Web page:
On days when the air quality is particularly bad–like following the devastating fires in California this past fall–you feel it. You might get a headache, or feel sluggish and short of breath. Exposure to this type of pollution for long periods of time can cause lasting harm to one’s health in the form of asthma, heart disease, or lung cancer.
The physical effects of poor air quality are hard to ignore, but a group of researchers at the National University of Singapore wondered if pollution had implications in areas beyond health–specifically, the economy. What type of effect does exposure to polluted air have on labor productivity?
Not surprisingly, working in polluted conditions is not great for productivity. But compared to physical effects, where a particularly smoggy day may make someone’s headache proportionately worse, the impact on productivity is more subtle. Daily fluctuations in pollution levels, the researchers found, don’t exactly impact daily productivity levels. But if someone has to work for a long time in polluted conditions, their productivity slowly declines over time.
To arrive at this conclusion, the research team–led by associate professor Liu Haoming–spent a year studying two textile factories in China and assessing both pollution levels and worker output. Textile mills pay workers for each piece of fabric they make, so it was relatively easy for Liu and his team to build out a database of each workers’ output during their shifts over time. They also tracked levels of fine particulate matter (called PM2.5 to signify particles less than 2.5 micrometers in diameter) in the factories.
In both factories–one in Henan, and one in Jiangsu–levels of PM2.5 varied radically each day, but were generally high. The U.S. Environmental Protection Agency sets the “safe” level of PM2.5 at 12 micrograms per cubic meter, and in one factory, pollution levels were an average of seven times that, at 85 micrograms per cubic meter.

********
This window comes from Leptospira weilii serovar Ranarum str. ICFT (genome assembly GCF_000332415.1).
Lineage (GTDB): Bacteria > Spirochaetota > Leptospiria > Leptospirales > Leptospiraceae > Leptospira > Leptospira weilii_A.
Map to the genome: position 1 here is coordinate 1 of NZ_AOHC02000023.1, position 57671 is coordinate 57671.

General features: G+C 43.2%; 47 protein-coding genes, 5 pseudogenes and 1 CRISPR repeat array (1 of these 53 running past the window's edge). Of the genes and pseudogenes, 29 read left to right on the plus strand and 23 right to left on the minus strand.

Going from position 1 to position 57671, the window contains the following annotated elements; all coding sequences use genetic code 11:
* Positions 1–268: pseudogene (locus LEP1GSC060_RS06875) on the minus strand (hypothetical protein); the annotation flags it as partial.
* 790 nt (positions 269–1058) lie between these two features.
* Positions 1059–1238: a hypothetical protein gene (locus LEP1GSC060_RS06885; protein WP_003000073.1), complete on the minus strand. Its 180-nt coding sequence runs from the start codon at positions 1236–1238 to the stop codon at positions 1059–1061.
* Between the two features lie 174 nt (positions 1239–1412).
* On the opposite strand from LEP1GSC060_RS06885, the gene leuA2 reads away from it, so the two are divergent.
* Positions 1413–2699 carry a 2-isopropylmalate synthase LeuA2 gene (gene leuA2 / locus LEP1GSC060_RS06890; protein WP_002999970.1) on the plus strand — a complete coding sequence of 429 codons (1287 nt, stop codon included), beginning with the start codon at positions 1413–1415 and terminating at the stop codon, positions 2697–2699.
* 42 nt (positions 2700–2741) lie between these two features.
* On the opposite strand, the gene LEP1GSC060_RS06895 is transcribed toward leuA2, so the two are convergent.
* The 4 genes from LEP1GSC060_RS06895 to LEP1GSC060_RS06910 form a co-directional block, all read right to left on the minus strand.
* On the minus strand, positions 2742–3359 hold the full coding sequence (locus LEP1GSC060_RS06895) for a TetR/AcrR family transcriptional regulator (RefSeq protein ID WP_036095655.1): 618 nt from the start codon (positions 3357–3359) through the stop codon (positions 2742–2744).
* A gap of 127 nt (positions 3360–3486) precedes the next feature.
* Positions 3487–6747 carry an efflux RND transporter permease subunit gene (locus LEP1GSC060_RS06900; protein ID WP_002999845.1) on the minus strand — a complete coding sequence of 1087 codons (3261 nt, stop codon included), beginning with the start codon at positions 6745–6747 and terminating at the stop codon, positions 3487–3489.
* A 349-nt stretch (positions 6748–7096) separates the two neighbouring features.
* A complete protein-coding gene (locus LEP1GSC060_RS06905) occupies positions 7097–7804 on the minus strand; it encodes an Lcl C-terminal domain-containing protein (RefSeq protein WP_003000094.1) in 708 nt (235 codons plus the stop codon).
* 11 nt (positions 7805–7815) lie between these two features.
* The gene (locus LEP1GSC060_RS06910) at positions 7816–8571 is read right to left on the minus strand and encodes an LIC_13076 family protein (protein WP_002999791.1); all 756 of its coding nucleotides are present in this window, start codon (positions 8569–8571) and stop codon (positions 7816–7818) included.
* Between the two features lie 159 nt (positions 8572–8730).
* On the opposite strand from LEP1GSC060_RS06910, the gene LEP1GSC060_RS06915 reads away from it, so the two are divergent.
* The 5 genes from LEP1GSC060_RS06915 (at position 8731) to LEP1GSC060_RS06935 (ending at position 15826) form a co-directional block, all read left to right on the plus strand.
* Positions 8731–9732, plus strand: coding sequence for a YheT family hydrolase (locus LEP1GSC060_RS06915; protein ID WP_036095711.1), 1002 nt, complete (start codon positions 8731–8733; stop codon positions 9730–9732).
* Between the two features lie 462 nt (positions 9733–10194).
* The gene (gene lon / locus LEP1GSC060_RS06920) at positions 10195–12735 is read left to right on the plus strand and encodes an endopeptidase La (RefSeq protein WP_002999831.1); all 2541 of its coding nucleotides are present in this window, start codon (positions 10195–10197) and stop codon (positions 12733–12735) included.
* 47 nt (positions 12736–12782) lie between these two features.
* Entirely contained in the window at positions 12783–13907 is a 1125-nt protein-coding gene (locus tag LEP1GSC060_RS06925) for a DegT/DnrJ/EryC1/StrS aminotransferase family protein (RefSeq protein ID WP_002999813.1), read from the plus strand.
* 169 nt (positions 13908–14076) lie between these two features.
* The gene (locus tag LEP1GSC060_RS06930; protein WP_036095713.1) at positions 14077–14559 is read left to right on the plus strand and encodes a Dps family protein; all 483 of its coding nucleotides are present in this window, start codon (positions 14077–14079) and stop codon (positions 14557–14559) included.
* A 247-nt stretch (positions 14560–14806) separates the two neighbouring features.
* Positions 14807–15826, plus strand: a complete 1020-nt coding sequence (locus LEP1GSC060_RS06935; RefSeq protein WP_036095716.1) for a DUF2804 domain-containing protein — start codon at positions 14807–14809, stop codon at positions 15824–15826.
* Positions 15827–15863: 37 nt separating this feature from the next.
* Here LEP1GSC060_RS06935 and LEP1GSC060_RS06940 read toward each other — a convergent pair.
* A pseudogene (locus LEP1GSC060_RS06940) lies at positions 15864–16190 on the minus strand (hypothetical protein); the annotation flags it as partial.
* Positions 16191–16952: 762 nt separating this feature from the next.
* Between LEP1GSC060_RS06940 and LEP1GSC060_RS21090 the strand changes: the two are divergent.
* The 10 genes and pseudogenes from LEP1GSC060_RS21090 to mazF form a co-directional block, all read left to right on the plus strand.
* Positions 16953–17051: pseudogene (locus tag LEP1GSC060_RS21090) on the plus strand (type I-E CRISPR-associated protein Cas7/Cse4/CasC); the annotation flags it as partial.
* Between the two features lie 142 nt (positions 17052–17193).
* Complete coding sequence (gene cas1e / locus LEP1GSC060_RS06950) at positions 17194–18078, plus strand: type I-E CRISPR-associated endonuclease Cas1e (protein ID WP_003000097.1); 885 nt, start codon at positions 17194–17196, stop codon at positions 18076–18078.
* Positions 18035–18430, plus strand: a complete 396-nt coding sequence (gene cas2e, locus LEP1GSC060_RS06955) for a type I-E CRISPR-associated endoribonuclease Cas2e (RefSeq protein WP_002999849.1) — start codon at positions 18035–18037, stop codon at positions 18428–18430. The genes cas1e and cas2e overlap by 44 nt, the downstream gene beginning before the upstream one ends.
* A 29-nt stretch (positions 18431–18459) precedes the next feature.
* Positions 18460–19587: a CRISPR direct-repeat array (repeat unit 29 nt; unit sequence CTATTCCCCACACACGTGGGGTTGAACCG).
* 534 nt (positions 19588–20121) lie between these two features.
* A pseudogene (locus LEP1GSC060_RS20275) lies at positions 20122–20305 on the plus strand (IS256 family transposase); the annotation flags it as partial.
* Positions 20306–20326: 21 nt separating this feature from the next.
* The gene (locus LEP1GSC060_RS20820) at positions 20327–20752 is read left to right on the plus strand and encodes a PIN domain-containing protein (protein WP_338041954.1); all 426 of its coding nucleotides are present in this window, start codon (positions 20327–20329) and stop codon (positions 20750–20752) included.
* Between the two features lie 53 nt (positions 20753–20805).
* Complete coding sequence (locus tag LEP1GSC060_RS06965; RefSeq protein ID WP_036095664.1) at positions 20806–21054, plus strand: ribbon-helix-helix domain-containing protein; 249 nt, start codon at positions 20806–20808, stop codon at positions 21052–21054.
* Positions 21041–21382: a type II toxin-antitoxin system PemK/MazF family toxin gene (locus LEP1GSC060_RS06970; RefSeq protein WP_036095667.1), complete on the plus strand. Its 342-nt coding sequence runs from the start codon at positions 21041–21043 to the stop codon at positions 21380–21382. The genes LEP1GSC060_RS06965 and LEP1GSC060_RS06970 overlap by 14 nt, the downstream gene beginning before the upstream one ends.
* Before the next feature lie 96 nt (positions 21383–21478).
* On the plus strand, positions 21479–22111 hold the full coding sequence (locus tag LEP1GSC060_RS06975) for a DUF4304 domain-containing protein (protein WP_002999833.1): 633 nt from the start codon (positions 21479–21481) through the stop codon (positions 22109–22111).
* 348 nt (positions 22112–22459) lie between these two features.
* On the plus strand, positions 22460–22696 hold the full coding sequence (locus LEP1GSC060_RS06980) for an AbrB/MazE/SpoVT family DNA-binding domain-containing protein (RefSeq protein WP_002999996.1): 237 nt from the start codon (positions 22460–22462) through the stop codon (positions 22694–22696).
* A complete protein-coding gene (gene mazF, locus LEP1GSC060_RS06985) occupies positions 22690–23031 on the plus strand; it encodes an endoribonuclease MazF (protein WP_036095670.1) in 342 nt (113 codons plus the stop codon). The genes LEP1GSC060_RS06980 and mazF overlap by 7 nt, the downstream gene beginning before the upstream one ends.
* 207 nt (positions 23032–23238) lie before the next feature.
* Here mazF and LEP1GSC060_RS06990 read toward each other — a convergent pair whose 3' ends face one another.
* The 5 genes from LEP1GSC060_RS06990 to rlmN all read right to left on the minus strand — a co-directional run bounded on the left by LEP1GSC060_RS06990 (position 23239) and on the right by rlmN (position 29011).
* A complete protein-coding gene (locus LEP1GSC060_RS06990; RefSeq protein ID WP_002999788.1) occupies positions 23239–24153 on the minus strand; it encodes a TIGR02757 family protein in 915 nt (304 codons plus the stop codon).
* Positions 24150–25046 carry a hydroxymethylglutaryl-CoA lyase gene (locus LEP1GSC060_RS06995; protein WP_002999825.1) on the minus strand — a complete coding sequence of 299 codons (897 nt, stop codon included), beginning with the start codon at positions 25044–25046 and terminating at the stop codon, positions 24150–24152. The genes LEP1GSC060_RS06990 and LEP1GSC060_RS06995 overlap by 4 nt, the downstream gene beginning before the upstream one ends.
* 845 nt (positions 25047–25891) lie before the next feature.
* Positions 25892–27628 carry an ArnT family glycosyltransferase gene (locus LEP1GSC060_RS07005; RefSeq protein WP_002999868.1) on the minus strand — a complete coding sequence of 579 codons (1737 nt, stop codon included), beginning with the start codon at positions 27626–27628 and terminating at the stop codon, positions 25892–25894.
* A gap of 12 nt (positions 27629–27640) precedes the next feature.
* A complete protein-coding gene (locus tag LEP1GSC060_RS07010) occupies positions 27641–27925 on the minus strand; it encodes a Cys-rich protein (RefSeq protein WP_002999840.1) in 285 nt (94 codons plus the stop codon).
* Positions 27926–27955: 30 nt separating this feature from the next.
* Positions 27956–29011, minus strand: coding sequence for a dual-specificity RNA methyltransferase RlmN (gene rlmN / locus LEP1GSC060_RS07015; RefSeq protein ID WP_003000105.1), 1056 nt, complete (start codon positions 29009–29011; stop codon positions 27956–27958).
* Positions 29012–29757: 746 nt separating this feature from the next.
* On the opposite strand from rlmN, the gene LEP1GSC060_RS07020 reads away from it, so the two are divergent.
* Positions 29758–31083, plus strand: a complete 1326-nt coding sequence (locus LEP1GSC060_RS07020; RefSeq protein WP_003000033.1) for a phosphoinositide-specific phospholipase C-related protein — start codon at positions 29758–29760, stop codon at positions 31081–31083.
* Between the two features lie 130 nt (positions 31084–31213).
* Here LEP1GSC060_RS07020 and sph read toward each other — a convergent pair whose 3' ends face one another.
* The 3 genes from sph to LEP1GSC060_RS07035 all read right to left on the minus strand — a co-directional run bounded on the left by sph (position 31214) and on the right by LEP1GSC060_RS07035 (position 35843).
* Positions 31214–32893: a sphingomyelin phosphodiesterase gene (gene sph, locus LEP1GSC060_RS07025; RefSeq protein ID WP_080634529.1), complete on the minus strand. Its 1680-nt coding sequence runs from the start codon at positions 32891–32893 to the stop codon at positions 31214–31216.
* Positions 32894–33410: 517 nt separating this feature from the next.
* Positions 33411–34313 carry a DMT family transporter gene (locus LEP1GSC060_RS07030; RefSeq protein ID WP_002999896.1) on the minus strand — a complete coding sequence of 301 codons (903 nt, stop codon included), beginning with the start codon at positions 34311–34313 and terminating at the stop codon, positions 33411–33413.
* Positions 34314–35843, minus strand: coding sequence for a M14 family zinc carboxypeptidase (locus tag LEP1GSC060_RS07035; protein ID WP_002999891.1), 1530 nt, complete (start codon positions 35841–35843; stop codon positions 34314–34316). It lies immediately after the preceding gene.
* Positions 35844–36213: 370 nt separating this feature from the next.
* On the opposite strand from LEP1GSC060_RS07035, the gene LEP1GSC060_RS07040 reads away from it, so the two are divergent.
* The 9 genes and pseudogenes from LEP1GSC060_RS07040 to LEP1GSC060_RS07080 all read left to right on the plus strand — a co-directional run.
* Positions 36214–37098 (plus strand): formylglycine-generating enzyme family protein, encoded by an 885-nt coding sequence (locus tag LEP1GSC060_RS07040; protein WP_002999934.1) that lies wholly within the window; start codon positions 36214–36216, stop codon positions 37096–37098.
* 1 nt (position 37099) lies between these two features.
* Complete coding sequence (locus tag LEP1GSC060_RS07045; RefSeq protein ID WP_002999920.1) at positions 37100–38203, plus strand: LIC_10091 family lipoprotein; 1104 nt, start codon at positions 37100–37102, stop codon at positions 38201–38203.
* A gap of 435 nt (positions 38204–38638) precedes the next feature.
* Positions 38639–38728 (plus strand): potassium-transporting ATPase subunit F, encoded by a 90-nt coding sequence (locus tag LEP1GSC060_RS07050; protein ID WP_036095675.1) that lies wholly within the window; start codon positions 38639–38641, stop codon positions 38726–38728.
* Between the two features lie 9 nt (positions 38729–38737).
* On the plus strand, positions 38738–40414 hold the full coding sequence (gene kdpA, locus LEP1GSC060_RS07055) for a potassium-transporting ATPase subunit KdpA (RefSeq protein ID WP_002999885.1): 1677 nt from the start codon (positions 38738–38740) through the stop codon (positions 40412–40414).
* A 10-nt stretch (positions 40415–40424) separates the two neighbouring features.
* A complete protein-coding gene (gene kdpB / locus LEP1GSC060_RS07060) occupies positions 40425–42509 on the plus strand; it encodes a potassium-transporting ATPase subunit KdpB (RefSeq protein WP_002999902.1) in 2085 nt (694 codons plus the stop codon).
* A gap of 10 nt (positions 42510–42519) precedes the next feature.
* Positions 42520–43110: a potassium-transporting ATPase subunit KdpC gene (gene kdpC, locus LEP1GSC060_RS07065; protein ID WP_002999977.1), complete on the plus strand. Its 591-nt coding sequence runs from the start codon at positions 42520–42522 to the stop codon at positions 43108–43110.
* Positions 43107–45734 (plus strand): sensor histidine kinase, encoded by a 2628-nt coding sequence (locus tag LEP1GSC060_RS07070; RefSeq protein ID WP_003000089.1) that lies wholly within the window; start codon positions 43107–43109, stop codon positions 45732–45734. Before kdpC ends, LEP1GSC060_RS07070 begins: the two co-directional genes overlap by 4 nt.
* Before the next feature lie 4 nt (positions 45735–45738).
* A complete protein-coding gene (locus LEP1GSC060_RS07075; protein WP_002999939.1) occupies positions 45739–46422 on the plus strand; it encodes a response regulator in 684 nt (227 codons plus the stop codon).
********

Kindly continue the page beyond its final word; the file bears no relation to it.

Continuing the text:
While one day alone of higher-than-average PM2.5 levels may not lead to a noticeable drop in productivity, Liu says that consistent exposure over time will. His team found that sustained exposure to high pollution levels (at least 10 micrograms per cubic meter over the “safe” limit) for 25 days decreases worker productivity by 1%. “Unlike the impact on health, the impact on labor productivity is very subtle,” Liu says. “Most managers who we have interviewed did not realize that air pollution can have a negative impact on their workers’ productivity.”
The findings from the National University of Singapore team are especially relevant now, as some corporations object to restrictions on pollution levels, often saying that the regulations are bad for business. This is certainly playing out in the United States, as the auto and fossil fuel industries effectively lobbied the EPA to roll back clean air policies. But what Liu’s team’s research shows is that pollution might negatively affect a company’s bottom line anyway by limiting the productivity of their workers–and jeopardizing their health.
Liu says it’s vital that the effect of pollution on the economy be given more attention. Even though their study focused specifically on textile mill workers, he says that the findings could be more broadly applied to any work that requires coordination, speed, and consistency. “The negative impact on labor productivity should be considered as an important part of the cost of air pollution,” he says. While overarching pollution regulation is needed to keep particulate matter levels at the safe threshold, for now, he says, it’s important that managers in potentially polluted settings give their employees frequent breaks in clean-air rooms.